It’s time to take a little break from the busyness that engulfs my life between Thanksgiving and New Year’s and catch up with a few mini reviews. In the order I read them, here are a handful of Fantasy & Sci-fi(ish) books that I read over the last few months:
Title: All Systems Red
(Murderbot Diaries – Book 1)
Author: Martha Wells
Genre: Survival/AI Sci-fi
Rating: 4.5 of 5
Meet Murderbot. Our protagonist/narrator is a security cyborg who has hacked its governor module, essentially making it a heavily-armed illegal unfettered AI. All that Murderbot really wants is to be left alone to enjoy its collection of cheap soap opera-esque entertainment…but dangerous, sinister things keep happening on this seemingly routine scientific mission.
I loved the characterization of Murderbot as it tries to keep its independent status a secret while struggling with what it means to be human. I plan on eventually continuing the series, but that brings me to the one downside: the way this is sold feels like a cynical money-grab. This could easily be one longish book rather than spreading it out across 4 or 5 novellas and charging $9.99 a piece for most of them!
Title: Songs of a Dead Dreamer & Grimscribe
Author: Thomas Ligotti
Genre: Cosmic Horror
Rating: 4 of 5
If you are into Lovecraftian horror, you need to check out this collection of Thomas Ligotti’s early fiction. These stories don’t feature Lovecraft’s alien god-monsters (Iä! Iä! Cthulhu fhtagn!), but more subtly toy with the same themes of forbidden sanity-blasting knowledge and an ominous something/nothing lurking out there.
As with any collection, the quality varies quite a bit. There were a couple stories that left me saying “that was just gross/dumb/pointless,” but this was by far the best cosmic horror collection I read this year.
Title: How To:
Absurd Scientific Advice for Common Real-World Problems
Author: Randall Munroe
Genre: Absurd Science
Rating: 5 of 5
So, this isn’t fiction, but (as the subtitle states) it is a collection of utterly impractical scientific advice. It covers everything from how to host a pool party (focusing on how to make and fill your pool), to moving your house (using jet engines), to the practicalities of installing a lava moat. All of this is accompanied by illustrations in the author’s classic XKCD style. It’s both funny and educational!
Title: Prophets of the Ghost Ants
(Antasy Series – Book 1)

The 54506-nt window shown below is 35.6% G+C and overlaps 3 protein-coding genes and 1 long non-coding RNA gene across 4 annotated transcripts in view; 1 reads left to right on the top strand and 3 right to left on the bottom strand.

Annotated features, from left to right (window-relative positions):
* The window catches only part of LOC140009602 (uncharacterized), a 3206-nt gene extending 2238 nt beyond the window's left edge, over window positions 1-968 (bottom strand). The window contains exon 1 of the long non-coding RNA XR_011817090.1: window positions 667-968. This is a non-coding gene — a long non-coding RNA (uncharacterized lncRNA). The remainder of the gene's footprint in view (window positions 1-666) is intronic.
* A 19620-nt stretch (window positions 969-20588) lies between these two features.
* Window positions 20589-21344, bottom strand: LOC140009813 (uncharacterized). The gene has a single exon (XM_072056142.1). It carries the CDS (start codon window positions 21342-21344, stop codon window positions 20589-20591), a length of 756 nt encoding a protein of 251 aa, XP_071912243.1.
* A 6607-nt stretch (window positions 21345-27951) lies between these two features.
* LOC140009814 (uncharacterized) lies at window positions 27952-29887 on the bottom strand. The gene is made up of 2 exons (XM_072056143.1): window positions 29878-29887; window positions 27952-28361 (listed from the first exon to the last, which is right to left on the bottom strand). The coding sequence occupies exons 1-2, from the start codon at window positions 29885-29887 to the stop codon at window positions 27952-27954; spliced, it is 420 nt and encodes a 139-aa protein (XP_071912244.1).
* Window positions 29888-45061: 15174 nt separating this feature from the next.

Author: Clark Thomas Carlton
Genre: Science Fantasy
Rating: 3 of 5
First of all, thank you to Mogsy @ Bibliosanctum for the giveaway where I won this! The best part of this book is the world-building: a world in which the only land or air-dwelling creatures are bugs and bug-sized people. How the author develops the societies, politics, and warfare of this world is quite interesting. There are lots of scientific goodies related to ant colonies…and a lot to be grossed out by if bugs (and eating bugs) disgusts you.
Personally, I was a bit annoyed at the overall preachiness of the book (monotheism is the cause of most suffering, all religion is purely man-made, the utopian society is based on secular humanism that condescendingly tolerates the foolish theistic beliefs of others as long as they keep it to themselves, etc.). The protagonist comes from the lowest/untouchable caste in his colony and by turns I admires his pluck and ingenuity and was turned off by his brutal pragmatism even as he preened in his moral superiority. Overall, it was interesting enough that I’ll eventually get around to reading the next book, but the preachiness and inconsistency was a bit off-putting.
Title: Mechanical Failure
(Epic Failure – Book 1)
Author (& Narrator): Joe Zieja
Genre: Hilarious Military Sci-fi
Rating: 4.5 of 5
If you enjoy The Hitchhiker’s Guide to the Galaxy and/or the Discworld novels, you should read this. There’s nothing terribly deep here, but it’s good stupid fun.
The 200 Years (and counting) Peace has made the military a haven of slackers and swindlers…at least that was the case when R. Wilson Rogers left the military to pursue more lucrative (and less legal) ventures. When Rogers reluctantly reenlists, he quickly discovers that military discipline is now the order of the day and the military may actually have to fight someone. Cue a series of absurd command decisions, whiney complaints, interaction with overly-logical robots, all-around ineptitude, and several epic failures.
This book had me laughing harder than anything else I read this year. Granted, physical exhaustion from current work schedule may have contributed to that a bit, but it’s a funny book! I listened to it as an audiobook read by the author, and his expression (including a synthesized filter for some of the robots) added a lot to the experience. Highly recommended!